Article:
Like many contemporary artists, the use of the ready-made, assemblage of seemingly disparate images and casts from objects, links John Wigley to the surrealist tradition. He operates through displacing meaning and teasing expectation. Something wholesome and familiar appears quite strange, even orphaned. This plays with our sense of reality, as if to suggest that though we think we know the world, in fact we do not.
Quite uniquely John Wigley chooses to employ objects or archetypes which are timeless, if not dated. By using old-fashioned objects (as opposed to the ultra modern), the used rather than the unused, John Wigley evokes a heightened poignancy and a sense of loss. For these are not mere products, they are personal relics handled by and actually belonging to individuals who have already lived and (quite possibly) died.
It is this sense of history and intimacy that makes Wigley’s art so accessible and intriguing. These are poetic objects that resonate on a variety of levels. They deliver a rich sensibility, not a dry concept, and as such are best received playfully, intuitively, and reflectively. This is how the work came to be made.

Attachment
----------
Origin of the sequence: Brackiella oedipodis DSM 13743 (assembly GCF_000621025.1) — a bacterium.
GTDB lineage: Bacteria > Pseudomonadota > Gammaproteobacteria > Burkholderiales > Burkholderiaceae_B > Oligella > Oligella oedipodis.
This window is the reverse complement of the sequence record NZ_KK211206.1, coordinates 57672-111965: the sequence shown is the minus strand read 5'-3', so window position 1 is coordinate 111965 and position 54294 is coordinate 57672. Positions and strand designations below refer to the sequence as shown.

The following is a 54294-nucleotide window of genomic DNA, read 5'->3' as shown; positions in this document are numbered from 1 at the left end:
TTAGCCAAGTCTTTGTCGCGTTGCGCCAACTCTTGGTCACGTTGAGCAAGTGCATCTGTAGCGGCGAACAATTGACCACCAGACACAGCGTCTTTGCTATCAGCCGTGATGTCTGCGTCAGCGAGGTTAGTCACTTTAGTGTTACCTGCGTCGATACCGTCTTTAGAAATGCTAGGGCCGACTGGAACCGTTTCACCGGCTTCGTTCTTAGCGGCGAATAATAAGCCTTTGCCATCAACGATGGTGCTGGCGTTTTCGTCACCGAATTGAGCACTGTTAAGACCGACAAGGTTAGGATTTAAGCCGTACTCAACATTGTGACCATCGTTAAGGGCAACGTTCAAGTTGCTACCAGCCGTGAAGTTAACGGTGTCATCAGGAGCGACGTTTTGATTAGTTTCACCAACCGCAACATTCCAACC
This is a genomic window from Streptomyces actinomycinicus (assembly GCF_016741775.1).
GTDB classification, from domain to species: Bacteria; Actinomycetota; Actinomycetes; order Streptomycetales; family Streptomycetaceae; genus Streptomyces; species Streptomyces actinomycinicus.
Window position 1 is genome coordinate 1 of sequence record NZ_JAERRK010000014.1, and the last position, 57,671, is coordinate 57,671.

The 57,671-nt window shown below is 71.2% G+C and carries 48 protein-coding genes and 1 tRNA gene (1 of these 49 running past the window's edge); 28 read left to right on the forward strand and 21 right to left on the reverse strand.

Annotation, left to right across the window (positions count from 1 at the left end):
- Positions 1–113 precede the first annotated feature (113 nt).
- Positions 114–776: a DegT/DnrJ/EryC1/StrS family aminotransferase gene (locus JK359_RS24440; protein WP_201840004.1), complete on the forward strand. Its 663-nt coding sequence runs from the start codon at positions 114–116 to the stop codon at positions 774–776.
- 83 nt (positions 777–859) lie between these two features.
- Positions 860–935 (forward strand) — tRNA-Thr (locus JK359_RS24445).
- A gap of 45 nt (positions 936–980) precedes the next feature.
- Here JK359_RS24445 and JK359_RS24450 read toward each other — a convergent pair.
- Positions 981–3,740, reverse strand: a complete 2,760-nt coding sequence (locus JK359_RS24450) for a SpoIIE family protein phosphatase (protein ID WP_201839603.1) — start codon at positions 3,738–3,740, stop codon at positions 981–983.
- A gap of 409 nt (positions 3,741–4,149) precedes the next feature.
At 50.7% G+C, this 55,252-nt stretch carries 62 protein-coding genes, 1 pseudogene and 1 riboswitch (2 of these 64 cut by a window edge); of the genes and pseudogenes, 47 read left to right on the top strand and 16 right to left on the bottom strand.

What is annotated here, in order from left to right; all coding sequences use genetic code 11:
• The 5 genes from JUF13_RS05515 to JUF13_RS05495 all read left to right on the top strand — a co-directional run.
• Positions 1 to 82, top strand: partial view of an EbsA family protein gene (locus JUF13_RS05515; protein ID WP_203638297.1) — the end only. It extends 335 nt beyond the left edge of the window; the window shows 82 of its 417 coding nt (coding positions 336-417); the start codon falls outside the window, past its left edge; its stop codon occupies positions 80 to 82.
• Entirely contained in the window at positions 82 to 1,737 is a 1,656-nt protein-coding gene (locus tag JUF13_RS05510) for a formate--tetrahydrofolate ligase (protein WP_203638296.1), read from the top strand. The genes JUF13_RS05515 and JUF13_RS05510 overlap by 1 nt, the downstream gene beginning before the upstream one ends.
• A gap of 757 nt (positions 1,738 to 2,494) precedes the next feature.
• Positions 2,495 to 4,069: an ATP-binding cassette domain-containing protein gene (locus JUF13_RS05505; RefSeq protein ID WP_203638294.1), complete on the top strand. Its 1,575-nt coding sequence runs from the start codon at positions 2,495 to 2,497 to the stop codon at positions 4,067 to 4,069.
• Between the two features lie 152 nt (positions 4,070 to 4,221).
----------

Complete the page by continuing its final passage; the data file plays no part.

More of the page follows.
Through a process of physical interaction and interruption, Cox’s work makes use of the mundane object, most commonly domestic furniture to investigate the form, the accidents and our relationship with these things. Using brightly coloured laminates to cover the cut surfaces of the objects, the newly made sculpture becomes a quiet and oddly compelling piece of strange intensity. The stand-alone pieces can hold an area of their own as their form is an adaptation of a known thing, but it is the adaptation or remaining laminated segment which creates an uncertainty of its whereabouts and history.
Although the laminate is known as a skin, the work eludes this by taking use of its bright colours and ultra flat planes which make the actual fragment become a whole. The cut apart pieces of tables and trolleys may fit together to become one again, but individually they are harder to recognise, potentially it could have been a chair, or a table but it is at this unknowingness where the work comes into its own. Playing with these unexciting commonplace items causes a tension and attraction as we get to see something so familiar do something very different, which makes the work compelling.
Born out of a sculptural practice revolved around basic sculptural principles, the work has evolved from experimentation of a playful rough shod constructions to refined crafted pieces. An initial root placed between a Duchampian legacy and Minimalist tendencies, the work carries with itself a loaded history of readymade sculpture with a combination of wit, playfulness and disparate object combination.
As the work progresses so does the exploration into concerns and processes of the materials used in the work. Taking the laminate as an object in itself is a step which sees Cox removing the notion of skin and putting the laminate undoubtedly into the frame. Through process and development the work will continue to explore the objects which surround us and affect our interaction with them.
Back to 2007